How to Make Your Own Tincture

Herbal medicines can be prepared in numerous ways. Each variation is based on efficient delivery for the herbs and the intended action. Some herbal medicines are meant to be taken orally, such as an infusion, decoction, pill, or tincture; others are for topical use such as a liniment, lotion, ointment or cream.
A liquid extract or tincture preserves the herbs in a base liquid which allows them to be easier to take, as well as preserving them for a longer period of time. Homemade herbal tinctures are prepared using fresh or dried herbs in a base of alcohol, glycerin, vinegar or wine. The term tincture generally refers to an alcohol based preparation, while a glycerin base is referred to as a glycerite. My preferred base is alcohol as it preserves the tincture for a longer period of time and is more efficient at extracting the herbal properties of the plant.
The method discussed in this article will use dried herbs and an alcohol base. The method of extraction will be maceration, as percolation requires more equipment than most individuals have in their homes. Maceration is simple and is a wonderful option for home and general use.


What Kind of Alcohol Should Be Used?
0% – 50% (80-90 proof vodka)
• “Standard” percentage range for tinctures.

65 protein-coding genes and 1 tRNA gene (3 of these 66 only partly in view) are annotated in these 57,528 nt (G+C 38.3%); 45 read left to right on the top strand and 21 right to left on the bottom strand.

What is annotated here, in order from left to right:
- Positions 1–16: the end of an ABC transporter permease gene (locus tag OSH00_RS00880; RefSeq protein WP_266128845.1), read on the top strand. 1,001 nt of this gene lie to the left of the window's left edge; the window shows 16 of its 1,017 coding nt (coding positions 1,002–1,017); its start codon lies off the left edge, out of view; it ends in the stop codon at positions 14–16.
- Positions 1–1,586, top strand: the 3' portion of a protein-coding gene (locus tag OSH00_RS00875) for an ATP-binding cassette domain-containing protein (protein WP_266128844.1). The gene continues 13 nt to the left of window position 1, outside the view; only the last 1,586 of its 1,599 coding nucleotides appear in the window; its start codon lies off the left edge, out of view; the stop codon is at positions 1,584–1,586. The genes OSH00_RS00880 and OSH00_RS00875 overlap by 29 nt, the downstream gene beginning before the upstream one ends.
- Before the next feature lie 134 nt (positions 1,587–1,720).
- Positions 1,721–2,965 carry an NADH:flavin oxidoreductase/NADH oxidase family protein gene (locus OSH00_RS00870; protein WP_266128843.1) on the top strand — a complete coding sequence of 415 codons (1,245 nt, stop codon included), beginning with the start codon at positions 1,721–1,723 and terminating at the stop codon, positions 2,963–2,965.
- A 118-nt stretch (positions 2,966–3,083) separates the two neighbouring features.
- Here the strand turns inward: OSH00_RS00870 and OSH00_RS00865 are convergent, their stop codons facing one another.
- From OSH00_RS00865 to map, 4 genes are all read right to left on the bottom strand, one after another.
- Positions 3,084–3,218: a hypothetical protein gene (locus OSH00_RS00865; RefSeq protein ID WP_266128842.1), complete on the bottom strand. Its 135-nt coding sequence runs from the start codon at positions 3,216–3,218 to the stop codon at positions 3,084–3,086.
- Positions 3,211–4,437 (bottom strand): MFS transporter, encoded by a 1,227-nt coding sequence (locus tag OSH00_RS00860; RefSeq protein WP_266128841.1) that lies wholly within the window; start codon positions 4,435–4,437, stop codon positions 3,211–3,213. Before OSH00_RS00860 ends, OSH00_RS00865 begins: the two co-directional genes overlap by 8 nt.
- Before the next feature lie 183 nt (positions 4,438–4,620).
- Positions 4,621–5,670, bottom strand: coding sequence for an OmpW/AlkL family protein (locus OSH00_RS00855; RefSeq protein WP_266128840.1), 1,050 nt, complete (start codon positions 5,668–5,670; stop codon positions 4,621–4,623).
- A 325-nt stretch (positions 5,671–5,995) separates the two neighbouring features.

• Good for most dried herbs and fresh herbs that are not “juicy”.
• Good for extraction of water soluble properties.


67.5% – 70% (½ 80 proof vodka + ½ 190 proof grain alcohol)
• Extracts most volatile aromatic properties.
• Good for fresh high-moisture herbs like lemon balm, berries, and aromatic roots.
• The higher alcohol percentage will draw out more of the plant juices.


85% – 95% (190 proof grain alcohol)
• Good for gums and resins.
• Extracts aromatics and essential oils that are bound in the plant and do not dissipate easily.
• The alcohol strength can produce a tincture that is not quite pleasant to take.


Folk Method Directions:
1. Add marc (herbs) and menstruum (liquid base) into a container. Fill jar 1/2-to 3/4 full.
2. Pour alcohol over herbs; be sure they are completely covered.
3. The jar should look full and herbs should be moving freely in alcohol. Make sure lid is on tight.
4. Store the jar in a cool dark place. Shake several times during the week and check your alcohol levels.
5. Add alcohol as needed to keep herbs completely covered.
6. Allow the herbs to macerate in alcohol for 6-8 weeks.
7. After 6-8 weeks it’s time to strain your herbs.
8. Place strainer over a bowl and pour menstruum and marc in strainer to separate.
9. Strain and press herbs completely, to release the liquid.
10. Allow liquid to settle.
11. Compost your herbs.
12. Place an unbleached coffee filter in the wire strainer and pour liquid into the unbleached coffee filter to strain again. (You can also use cheesecloth for this).
13. Bottle and label your tincture.
14. Tincture should be stored in air tight containers away from the sun and any heat source.


From The Shepherd’s Purse by Max G. Barlow
Herbal Medicine from the Heart of the Earth by Sharol Tilgner ND
The Herbal Medicine-Maker’s Handbook by James Green
The New Age Herbalist by Richard Mabey

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